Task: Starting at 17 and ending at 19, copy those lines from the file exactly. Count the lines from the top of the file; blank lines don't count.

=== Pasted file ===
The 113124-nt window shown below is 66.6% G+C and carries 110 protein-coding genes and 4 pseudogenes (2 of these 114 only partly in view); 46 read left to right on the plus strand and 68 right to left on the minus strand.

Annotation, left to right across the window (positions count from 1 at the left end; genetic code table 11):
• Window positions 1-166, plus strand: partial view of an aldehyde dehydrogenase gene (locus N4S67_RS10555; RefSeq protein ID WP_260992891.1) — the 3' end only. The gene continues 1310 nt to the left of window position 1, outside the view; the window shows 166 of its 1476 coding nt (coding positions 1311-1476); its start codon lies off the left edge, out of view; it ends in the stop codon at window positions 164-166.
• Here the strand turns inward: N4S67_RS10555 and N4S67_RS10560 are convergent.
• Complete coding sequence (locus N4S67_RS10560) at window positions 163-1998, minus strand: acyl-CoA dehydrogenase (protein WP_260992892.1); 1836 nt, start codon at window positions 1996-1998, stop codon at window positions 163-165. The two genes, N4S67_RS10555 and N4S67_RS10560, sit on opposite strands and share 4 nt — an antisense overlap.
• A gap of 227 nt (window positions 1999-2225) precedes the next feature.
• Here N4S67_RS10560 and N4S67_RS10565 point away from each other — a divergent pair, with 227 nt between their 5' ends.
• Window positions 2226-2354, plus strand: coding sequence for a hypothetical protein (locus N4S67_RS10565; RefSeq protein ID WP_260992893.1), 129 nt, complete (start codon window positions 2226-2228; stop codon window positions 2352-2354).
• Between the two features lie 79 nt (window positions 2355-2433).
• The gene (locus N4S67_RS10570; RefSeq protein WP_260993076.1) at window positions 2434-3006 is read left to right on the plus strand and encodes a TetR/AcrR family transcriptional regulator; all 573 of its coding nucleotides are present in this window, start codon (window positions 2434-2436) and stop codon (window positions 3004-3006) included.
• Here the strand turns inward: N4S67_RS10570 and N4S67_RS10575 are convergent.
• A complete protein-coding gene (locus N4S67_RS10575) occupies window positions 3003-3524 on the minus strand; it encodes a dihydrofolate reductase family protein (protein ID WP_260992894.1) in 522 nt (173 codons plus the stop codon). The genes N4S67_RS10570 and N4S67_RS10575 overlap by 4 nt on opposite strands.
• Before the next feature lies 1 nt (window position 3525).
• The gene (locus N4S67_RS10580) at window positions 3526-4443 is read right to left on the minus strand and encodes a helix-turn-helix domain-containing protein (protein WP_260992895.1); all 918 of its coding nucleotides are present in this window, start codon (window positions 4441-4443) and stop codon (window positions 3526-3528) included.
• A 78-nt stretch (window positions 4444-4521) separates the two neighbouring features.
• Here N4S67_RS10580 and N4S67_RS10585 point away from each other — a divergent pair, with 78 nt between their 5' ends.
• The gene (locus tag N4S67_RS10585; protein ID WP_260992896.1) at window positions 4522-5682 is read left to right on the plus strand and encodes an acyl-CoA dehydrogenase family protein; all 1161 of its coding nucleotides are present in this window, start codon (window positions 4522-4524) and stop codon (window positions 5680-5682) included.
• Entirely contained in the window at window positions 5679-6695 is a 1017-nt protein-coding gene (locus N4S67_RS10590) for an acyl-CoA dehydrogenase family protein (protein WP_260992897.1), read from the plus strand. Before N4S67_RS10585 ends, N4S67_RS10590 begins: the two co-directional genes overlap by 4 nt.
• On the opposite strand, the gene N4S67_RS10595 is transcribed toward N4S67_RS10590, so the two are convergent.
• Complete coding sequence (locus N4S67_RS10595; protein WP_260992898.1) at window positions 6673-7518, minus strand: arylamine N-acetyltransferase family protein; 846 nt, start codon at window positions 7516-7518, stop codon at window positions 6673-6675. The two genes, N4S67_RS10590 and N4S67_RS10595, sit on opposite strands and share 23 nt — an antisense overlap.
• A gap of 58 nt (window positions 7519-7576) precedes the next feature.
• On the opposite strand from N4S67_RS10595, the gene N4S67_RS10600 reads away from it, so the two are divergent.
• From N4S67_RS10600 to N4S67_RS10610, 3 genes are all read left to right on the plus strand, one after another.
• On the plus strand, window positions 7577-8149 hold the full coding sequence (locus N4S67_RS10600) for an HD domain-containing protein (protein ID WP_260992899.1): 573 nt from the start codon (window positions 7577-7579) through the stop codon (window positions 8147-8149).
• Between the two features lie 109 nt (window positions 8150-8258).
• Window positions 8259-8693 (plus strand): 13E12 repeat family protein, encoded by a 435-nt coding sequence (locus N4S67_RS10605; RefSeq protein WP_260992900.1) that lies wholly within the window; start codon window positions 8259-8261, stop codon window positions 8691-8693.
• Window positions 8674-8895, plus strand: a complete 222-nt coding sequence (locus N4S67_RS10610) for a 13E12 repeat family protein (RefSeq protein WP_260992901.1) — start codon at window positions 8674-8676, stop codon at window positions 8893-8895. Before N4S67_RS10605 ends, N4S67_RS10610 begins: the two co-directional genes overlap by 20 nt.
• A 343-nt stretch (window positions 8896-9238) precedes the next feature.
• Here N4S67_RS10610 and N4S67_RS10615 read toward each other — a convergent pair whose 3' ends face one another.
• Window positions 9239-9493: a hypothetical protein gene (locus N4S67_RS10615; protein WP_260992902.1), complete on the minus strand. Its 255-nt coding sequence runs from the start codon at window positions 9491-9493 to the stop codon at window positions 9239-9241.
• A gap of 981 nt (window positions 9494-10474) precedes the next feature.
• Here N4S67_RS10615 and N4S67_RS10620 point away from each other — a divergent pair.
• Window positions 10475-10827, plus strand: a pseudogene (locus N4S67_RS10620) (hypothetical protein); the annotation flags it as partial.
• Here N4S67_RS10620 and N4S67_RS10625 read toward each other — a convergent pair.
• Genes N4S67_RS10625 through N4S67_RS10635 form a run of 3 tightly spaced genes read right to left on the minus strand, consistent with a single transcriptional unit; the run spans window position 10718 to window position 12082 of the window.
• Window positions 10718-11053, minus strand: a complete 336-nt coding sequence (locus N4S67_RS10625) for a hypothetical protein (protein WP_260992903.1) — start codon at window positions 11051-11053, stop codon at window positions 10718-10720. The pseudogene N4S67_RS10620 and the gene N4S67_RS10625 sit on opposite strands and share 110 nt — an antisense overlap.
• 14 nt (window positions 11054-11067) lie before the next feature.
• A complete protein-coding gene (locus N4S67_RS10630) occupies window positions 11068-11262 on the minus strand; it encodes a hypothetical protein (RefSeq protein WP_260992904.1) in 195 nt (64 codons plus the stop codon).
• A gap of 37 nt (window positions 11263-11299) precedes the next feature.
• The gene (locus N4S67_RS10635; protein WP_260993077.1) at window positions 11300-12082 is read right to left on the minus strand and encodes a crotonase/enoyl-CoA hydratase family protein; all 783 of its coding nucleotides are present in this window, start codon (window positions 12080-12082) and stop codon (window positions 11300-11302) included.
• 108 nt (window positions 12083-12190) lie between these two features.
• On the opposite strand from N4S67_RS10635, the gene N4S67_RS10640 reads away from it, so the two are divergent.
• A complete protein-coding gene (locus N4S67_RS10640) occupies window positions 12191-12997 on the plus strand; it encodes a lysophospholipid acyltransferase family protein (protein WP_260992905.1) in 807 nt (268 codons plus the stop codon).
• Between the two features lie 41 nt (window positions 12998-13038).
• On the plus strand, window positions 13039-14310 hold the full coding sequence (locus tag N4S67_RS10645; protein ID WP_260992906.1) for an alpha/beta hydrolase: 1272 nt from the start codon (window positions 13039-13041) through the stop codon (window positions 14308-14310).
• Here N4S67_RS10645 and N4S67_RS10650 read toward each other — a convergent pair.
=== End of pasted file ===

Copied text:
• The gene (locus tag N4S67_RS10585; protein ID WP_260992896.1) at window positions 4522-5682 is read left to right on the plus strand and encodes an acyl-CoA dehydrogenase family protein; all 1161 of its coding nucleotides are present in this window, start codon (window positions 4522-4524) and stop codon (window positions 5680-5682) included.
• Entirely contained in the window at window positions 5679-6695 is a 1017-nt protein-coding gene (locus N4S67_RS10590) for an acyl-CoA dehydrogenase family protein (protein WP_260992897.1), read from the plus strand. Before N4S67_RS10585 ends, N4S67_RS10590 begins: the two co-directional genes overlap by 4 nt.
• On the opposite strand, the gene N4S67_RS10595 is transcribed toward N4S67_RS10590, so the two are convergent.